Articles & Blogs, Category = Historical perspective

Category: Historical perspective

How Ideologues Devalue and Dismiss Economics

“Economics is often dismissed as ideological, reductionist, and mendacious. In the United States we see these criticisms increasingly from both the political left and right. […] Carl Menger, one of the driving forces behind the marginal revolution in economics, was no stranger to these sorts of criticism. His essay, ‘The Social Theories of Classical Political Economy and Modern Economic Policy (1891),’ […] The entire essay is well worth reading and only recently available in English.”

Finance, Class, and the Birth of Neoclassical Economics: The Marginalist Revolution Revisited

“In economic textbooks, the concept of ‘value’ is regarded as nothing more than the prevailing market price. This definition might seem self-evident, but it stands in sharp contrast to the classical theories of Adam Smith and David Ricardo, who used the notion of ‘value’ to probe beneath the surface of the market and discover objective factors that regulate economic exchanges. It was only in the late nineteenth century, when the idea of ‘marginal utility’ was first introduced into the field, that ‘value’ came to be viewed as a subjective measure that is reflected in prices.”

How Adam Smith Became a (Surprising) Hero to Conservative Economists

“Whatever your political leanings, one thing is clear: Smith speaks on both sides of a longstanding debate about the fundamental values of modern market-oriented society. But these arguments over Smith’s ideas and identity are not new. His complicated reputation today is the consequence of a long history of fighting to claim his intellectual authority.”

Vice or Virtue? Commercial Politeness according to Eighteenth-Century Thinkers

Commercial society as we know it today first arose in the eighteenth century. ‘Politeness’ was a buzzword in the fierce debate that was held on the newly arisen society’s moral (de)merits. Rousseau and Ferguson asked challenging questions about the conditions of political liberty, and the difficulty of, and potential limits to establishing a sincere, meaningful cosmopolitan moral culture. These questions still demand our attention, says Rudmer Bijlsma.

2008: A Retrospective on the Financial Crisis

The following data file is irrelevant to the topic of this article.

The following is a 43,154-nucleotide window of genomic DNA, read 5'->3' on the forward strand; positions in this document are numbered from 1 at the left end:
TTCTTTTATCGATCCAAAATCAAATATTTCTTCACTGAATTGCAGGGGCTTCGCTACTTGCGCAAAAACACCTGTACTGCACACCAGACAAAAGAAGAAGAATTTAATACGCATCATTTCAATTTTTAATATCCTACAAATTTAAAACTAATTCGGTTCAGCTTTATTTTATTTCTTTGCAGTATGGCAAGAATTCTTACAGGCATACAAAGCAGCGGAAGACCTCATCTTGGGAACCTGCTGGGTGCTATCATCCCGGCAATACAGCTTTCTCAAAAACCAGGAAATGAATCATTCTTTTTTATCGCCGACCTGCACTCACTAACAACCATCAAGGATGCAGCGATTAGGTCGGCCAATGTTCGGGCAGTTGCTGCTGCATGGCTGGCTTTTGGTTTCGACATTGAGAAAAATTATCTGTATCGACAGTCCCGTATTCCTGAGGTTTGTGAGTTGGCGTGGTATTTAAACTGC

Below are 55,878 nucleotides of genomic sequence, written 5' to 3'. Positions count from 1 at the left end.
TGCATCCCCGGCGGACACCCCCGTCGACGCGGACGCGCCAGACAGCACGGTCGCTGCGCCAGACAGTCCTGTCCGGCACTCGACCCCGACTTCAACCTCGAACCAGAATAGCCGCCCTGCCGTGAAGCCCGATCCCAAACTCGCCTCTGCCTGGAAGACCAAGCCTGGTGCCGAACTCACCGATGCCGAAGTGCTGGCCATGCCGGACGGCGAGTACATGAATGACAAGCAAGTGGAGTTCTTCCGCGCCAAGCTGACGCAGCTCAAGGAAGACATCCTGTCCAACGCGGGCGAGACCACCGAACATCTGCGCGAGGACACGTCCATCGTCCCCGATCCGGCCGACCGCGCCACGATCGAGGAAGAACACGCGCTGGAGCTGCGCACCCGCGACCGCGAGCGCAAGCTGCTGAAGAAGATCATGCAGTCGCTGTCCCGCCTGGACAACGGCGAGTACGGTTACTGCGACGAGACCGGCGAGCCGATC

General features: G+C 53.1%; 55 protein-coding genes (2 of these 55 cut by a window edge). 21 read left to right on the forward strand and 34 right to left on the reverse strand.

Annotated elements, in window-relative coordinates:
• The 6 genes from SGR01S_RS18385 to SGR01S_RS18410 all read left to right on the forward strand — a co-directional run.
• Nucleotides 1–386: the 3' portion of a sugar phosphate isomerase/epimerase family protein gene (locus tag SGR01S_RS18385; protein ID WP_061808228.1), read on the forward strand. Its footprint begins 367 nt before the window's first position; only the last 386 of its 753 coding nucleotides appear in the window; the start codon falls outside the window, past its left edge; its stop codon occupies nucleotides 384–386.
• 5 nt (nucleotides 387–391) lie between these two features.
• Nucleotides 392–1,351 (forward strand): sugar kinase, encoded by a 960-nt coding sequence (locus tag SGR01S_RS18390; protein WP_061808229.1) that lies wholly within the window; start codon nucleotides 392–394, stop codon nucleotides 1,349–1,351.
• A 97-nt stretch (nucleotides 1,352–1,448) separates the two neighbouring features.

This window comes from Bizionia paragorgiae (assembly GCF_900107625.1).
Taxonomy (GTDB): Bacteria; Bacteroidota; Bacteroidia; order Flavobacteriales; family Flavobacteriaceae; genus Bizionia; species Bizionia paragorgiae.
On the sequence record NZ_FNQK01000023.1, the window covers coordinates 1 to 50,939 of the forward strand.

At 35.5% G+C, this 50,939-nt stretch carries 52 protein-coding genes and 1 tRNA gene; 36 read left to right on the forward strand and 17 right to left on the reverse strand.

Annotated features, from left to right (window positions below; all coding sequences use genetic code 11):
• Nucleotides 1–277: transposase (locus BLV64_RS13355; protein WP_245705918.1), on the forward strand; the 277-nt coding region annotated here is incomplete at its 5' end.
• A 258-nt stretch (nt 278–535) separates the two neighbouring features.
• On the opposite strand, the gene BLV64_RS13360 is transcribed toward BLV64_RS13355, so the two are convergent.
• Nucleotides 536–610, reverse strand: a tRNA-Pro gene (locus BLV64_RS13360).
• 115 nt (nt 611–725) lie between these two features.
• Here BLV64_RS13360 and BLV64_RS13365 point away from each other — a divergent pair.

Before 2008, mainstream economics thought a global economic crisis on the scale of the Great Depression was impossible. Then Lehman Brothers declared bankruptcy. A decade later, in a collection of articles, INET looks back at the causes of the global crisis in the financial markets, and what policymakers—and economists—must change to prevent another one.

What Did Max Weber Mean by the ‘Spirit’ of Capitalism?

“Max Weber’s famous text The Protestant Ethic and the Spirit of Capitalism (1905) is surely one of the most misunderstood of all the canonical works regularly taught, mangled and revered in universities across the globe. This is not to say that teachers and students are stupid, but that this is an exceptionally compact text that ranges across a very broad subject area, written by an out-and-out intellectual at the top of his game.”

The True Founders of Economics: The School of Salamanca

“Students of free enterprise usually trace the origins of pro-market thinking to Scottish professor Adam Smith (1723-90). […] The real founders of economic science actually wrote hundreds of years before Smith. They were not economists as such, but moral theologians, trained in the tradition of St. Thomas Aquinas, and they came to be known collectively as the Late Scholastics. These men, most of whom taught in Spain, were at least as pro-free market as the Scottish tradition came to be much later. Plus, their theoretical foundation was even more solid: they anticipated the theories of value and price of the “marginalists” of late-nineteenth-century Austria.”

Loading

Post categories

Series of Posts

Post archive

Recent video posts

Loading...

Stay posted

Receive updates about new articles, blog posts, books, events and other news on the Moral Markets website

You have Successfully Subscribed!

Subscribe to the Moral Markets newsletter

Join our mailing list to receive updates on new articles, blog posts, books and more

You have Successfully Subscribed!

Geef Je op voor de Morele Markten nieuwsbrief

Schrijf je in voor onze mailinglijst om updates te ontvangen over nieuwe artikelen & blogs, boeken die zijn toegevoegd aan onze digitale plank, en meer

You have Successfully Subscribed!

Subscribe to the Moral Markets newsletter

Join our mailing list to receive updates on new articles, blog posts, books and more

You have Successfully Subscribed!

Subscribe to the Moral Markets newsletter

Join our mailing list to receive updates on new articles, blog posts, books and more

You have Successfully Subscribed!

Pin It on Pinterest